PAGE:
Normally I suggest to ease into these protocols by starting with a gluten, dairy and sugar free diet, but with so many intolerances and so much going on in Lydia’s body, we also included the second and third phase of the auto-immune protocol.
This involves avoiding all grains (not just the gluten ones), all nightshade family of fruits/vegetables, eggs, all fruits, nuts and all legumes. She was also placed on a low ‘FODMAPs’ diet combined with a low histamine diet. We also removed any foods that tested sensitive. All of this was combined.
This left Lydia with a very basic diet of proteins from meats, poultry and fish (all to be very fresh, thus low histamine) along with certain vegetables that are low FODMAPs and low histamine.
By taking away all potential inflammatory foods and aggravants to her body, within only three weeks Lydia felt much better. We still had a long way to go, but it was a good start. After another three weeks at this intensity. Lydia felt quite normal, but we needed to see her markers again.
Her thyroid (still on medication) was now within the normal reference level and her antibody levels had halved so we knew that even though she felt so much better, we still had work to do. Lydia was so pleased with how things were going that she was happy to continue with this restricted diet for another three months, after which we retested her antibodies and her gut.
Her antibodies were now within normal levels, so that meant no more auto-immunity for her thyroid and her TSH was dropping low enough for the doctor to drop her medication by half (he was very surprised).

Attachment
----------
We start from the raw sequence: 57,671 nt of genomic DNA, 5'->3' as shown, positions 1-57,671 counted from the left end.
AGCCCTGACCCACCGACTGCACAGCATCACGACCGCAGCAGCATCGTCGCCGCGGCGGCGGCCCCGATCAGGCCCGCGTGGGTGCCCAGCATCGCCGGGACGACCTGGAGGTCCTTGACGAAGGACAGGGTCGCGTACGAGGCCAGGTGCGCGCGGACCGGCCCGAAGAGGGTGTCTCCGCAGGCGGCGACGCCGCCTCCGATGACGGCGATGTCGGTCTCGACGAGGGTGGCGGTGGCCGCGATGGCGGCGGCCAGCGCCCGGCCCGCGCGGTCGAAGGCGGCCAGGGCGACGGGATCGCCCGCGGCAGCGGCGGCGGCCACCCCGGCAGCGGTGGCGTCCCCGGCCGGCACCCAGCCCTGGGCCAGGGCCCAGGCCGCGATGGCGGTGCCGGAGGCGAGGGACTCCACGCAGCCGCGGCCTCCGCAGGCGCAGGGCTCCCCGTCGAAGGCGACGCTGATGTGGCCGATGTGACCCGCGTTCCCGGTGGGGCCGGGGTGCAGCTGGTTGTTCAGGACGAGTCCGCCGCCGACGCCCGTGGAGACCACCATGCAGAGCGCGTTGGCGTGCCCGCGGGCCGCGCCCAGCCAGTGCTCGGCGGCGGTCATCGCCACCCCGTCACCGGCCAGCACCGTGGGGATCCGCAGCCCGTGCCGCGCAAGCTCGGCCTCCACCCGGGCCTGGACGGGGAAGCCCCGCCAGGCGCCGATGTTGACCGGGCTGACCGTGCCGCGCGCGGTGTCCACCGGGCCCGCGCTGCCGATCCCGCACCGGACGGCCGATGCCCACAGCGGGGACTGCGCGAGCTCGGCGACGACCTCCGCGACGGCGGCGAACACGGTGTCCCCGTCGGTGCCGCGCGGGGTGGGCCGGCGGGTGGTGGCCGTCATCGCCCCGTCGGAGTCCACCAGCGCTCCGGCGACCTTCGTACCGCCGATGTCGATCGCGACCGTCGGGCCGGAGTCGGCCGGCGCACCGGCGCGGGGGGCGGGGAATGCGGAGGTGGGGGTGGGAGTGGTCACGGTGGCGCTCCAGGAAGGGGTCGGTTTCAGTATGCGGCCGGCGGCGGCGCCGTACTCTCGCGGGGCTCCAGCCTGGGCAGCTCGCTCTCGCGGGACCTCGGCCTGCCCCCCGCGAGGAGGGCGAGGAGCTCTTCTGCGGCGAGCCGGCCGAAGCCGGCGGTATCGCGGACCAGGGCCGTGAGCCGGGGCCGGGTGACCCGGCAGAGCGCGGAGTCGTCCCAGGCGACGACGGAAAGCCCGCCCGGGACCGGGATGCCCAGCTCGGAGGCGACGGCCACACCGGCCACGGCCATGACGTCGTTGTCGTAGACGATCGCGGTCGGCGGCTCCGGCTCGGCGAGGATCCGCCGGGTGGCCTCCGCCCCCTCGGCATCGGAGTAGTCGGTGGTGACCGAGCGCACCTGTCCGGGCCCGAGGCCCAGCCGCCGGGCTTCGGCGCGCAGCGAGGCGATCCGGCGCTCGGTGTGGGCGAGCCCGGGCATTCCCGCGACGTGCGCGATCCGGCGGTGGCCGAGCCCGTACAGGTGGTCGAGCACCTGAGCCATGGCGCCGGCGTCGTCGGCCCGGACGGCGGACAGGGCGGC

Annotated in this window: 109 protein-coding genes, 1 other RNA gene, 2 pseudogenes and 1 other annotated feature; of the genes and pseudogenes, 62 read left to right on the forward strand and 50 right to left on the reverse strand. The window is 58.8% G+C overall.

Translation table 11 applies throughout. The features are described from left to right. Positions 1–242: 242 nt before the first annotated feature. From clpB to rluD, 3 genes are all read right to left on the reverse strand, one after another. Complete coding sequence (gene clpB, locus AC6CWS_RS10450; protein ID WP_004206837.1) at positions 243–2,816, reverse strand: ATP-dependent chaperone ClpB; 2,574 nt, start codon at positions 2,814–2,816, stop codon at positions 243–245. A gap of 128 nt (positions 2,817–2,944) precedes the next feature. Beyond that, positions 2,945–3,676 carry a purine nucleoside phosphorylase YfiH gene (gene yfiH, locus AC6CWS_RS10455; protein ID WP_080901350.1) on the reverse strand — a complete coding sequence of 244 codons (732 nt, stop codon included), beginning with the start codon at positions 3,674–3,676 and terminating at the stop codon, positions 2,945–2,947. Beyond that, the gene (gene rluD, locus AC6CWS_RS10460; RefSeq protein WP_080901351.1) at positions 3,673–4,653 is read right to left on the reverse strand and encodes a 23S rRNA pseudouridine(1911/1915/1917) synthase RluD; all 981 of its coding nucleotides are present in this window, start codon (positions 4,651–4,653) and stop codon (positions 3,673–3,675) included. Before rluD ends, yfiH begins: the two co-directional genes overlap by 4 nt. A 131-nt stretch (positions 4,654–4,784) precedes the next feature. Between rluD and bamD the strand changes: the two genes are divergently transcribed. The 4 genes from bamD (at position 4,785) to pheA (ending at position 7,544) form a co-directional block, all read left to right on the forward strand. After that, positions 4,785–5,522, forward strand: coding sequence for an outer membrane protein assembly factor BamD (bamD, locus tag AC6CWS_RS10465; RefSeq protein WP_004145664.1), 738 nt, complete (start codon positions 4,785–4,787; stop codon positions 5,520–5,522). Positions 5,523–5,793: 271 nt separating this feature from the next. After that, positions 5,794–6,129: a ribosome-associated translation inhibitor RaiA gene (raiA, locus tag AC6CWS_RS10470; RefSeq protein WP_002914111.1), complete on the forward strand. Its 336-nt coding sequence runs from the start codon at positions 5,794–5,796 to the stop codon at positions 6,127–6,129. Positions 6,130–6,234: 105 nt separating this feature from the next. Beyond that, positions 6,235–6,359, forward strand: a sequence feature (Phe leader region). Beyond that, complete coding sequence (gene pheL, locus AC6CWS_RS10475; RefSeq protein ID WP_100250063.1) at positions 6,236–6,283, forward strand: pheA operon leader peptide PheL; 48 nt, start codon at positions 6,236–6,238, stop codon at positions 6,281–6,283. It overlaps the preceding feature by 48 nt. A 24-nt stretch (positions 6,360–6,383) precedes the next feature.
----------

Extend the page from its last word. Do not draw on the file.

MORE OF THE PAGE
She wanted to continue longer with this diet, but I felt it was time to re-introduce some of the foods that had been removed to see if any caused issues. It was time to ‘challenge’ her body.
I advised Lydia to gradually re-introduce only one food every three days and really feel if her body responded negatively to any foods. I suggested to commence with some of the foods she missed the most but leave out the foods on her reactive list till last.
Over the next three months Lydia managed to reintroduce many of the foods. She only reacted to three foods challenged and these were tomatoes, tinned tuna and chocolate. At this stage, we hadn’t challenged the more potentially dangerous foods like gluten, dairy, grains or eggs.
After 12 months on the less restrictive diet, we tested again and it looked like her thyroid condition had never existed and by this stage she was off medication. Her weight was normal, her energy good, she was sleeping well and she was so pleased that she found something to help her ‘get her life back’.
There were only three foods she hadn’t challenged which were grains, dairy and eggs. Before doing anything about these foods I asked her to get another food intolerance and allergy test done. Gluten, dairy (both casein and lactose) and egg whites all still came up reactive (yolks were ok).
I suggested to Lydia it would be best for her not to ever eat these reactive foods again. I would like to add that once we knew Lydia was fine with histamine foods, we also introduced gut healing foods like fermented probiotic rich foods and bone broths to help heal her gut and re-establish good bacteria.
It’s quite possible that the stress of her second childbirth, poor eating habits and potential intolerances, set off a leaky gut that cascaded into her initial auto-immune disease spiral of ill health.